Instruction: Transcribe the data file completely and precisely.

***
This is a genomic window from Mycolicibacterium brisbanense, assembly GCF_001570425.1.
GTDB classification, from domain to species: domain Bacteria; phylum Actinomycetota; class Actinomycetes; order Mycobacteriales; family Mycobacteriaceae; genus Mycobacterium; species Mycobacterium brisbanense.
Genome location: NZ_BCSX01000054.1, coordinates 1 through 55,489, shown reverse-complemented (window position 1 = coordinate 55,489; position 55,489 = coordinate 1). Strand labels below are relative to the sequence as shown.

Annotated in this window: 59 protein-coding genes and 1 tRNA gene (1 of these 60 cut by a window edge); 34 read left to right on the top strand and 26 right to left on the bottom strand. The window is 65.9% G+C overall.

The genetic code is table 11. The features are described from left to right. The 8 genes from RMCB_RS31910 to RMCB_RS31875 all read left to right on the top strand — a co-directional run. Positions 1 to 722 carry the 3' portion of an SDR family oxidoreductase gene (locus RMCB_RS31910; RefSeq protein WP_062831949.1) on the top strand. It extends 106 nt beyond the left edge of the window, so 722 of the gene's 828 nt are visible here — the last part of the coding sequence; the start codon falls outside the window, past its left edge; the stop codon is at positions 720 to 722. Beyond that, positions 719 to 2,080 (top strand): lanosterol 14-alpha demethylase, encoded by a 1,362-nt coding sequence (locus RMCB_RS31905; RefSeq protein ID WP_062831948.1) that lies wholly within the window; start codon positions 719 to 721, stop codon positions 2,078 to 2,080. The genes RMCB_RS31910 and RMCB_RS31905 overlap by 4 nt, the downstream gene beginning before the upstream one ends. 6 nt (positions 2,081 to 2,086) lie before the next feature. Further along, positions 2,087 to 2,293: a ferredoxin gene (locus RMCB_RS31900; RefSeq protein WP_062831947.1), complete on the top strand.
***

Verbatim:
This is a genomic window from Mycolicibacterium brisbanense, assembly GCF_001570425.1.
GTDB classification, from domain to species: domain Bacteria; phylum Actinomycetota; class Actinomycetes; order Mycobacteriales; family Mycobacteriaceae; genus Mycobacterium; species Mycobacterium brisbanense.
Genome location: NZ_BCSX01000054.1, coordinates 1 through 55,489, shown reverse-complemented (window position 1 = coordinate 55,489; position 55,489 = coordinate 1). Strand labels below are relative to the sequence as shown.

Annotated in this window: 59 protein-coding genes and 1 tRNA gene (1 of these 60 cut by a window edge); 34 read left to right on the top strand and 26 right to left on the bottom strand. The window is 65.9% G+C overall.

The genetic code is table 11. The features are described from left to right. The 8 genes from RMCB_RS31910 to RMCB_RS31875 all read left to right on the top strand — a co-directional run. Positions 1 to 722 carry the 3' portion of an SDR family oxidoreductase gene (locus RMCB_RS31910; RefSeq protein WP_062831949.1) on the top strand. It extends 106 nt beyond the left edge of the window, so 722 of the gene's 828 nt are visible here — the last part of the coding sequence; the start codon falls outside the window, past its left edge; the stop codon is at positions 720 to 722. Beyond that, positions 719 to 2,080 (top strand): lanosterol 14-alpha demethylase, encoded by a 1,362-nt coding sequence (locus RMCB_RS31905; RefSeq protein ID WP_062831948.1) that lies wholly within the window; start codon positions 719 to 721, stop codon positions 2,078 to 2,080. The genes RMCB_RS31910 and RMCB_RS31905 overlap by 4 nt, the downstream gene beginning before the upstream one ends. 6 nt (positions 2,081 to 2,086) lie before the next feature. Further along, positions 2,087 to 2,293: a ferredoxin gene (locus RMCB_RS31900; RefSeq protein WP_062831947.1), complete on the top strand.